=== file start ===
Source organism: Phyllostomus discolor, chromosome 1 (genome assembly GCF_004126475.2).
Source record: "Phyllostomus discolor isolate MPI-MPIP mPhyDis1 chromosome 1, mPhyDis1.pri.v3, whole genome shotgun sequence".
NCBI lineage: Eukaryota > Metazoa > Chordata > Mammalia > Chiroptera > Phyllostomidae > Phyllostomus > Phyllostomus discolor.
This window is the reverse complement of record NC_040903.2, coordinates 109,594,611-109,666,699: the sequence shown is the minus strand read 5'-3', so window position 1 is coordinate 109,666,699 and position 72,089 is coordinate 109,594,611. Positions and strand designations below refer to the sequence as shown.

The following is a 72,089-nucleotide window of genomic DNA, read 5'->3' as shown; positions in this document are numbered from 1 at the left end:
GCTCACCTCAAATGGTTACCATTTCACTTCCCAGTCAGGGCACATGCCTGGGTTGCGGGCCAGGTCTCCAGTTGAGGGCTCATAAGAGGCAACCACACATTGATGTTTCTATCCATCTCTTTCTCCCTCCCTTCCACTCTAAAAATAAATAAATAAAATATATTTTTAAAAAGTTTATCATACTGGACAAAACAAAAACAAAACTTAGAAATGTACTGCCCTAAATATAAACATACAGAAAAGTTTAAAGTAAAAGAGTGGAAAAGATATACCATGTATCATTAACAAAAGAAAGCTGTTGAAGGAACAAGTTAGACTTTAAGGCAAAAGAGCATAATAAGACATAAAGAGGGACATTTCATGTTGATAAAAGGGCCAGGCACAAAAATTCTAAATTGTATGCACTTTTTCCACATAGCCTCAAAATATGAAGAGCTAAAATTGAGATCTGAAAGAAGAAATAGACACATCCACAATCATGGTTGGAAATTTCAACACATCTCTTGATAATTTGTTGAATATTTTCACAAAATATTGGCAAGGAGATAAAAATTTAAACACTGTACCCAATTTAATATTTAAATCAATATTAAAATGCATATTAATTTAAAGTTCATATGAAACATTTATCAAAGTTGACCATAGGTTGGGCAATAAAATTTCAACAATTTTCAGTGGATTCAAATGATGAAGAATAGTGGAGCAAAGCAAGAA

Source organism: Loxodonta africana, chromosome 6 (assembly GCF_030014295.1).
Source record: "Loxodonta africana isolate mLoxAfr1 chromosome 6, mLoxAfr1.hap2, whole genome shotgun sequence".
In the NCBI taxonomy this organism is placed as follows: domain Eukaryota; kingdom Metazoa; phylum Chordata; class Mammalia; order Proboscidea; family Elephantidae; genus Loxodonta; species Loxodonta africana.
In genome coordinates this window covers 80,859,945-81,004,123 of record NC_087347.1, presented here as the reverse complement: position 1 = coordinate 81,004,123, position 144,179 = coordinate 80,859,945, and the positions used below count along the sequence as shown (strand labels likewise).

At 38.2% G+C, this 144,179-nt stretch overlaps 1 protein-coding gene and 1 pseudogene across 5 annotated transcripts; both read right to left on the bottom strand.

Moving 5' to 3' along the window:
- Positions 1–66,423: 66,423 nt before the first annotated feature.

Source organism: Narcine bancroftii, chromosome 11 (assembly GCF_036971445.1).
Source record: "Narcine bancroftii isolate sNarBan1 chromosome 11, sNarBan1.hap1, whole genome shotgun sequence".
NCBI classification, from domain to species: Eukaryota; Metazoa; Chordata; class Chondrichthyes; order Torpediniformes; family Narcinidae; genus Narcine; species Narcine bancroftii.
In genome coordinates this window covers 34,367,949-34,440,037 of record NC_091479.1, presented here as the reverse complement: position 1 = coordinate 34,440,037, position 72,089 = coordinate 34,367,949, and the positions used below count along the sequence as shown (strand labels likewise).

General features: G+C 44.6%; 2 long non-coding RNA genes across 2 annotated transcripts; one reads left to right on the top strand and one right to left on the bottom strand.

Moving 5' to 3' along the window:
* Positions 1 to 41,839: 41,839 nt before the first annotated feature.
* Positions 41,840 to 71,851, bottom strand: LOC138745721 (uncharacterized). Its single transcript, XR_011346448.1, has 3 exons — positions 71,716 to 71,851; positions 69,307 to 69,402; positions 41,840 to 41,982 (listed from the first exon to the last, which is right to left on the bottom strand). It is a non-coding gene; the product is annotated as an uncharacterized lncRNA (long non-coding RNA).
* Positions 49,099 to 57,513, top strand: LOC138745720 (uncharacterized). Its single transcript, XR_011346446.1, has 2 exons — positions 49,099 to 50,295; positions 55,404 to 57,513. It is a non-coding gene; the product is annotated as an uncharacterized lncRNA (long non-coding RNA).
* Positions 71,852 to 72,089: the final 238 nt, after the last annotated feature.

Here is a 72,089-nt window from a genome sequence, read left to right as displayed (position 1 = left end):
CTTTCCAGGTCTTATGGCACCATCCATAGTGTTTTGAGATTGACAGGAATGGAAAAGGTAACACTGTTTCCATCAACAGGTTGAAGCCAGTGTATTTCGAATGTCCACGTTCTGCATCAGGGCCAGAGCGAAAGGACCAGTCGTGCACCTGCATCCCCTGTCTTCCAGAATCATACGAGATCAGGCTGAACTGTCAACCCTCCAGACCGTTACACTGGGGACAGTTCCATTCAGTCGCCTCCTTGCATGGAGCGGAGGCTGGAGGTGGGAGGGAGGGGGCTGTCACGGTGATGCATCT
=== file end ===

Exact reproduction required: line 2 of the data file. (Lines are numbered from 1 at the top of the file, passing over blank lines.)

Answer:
Source record: "Phyllostomus discolor isolate MPI-MPIP mPhyDis1 chromosome 1, mPhyDis1.pri.v3, whole genome shotgun sequence".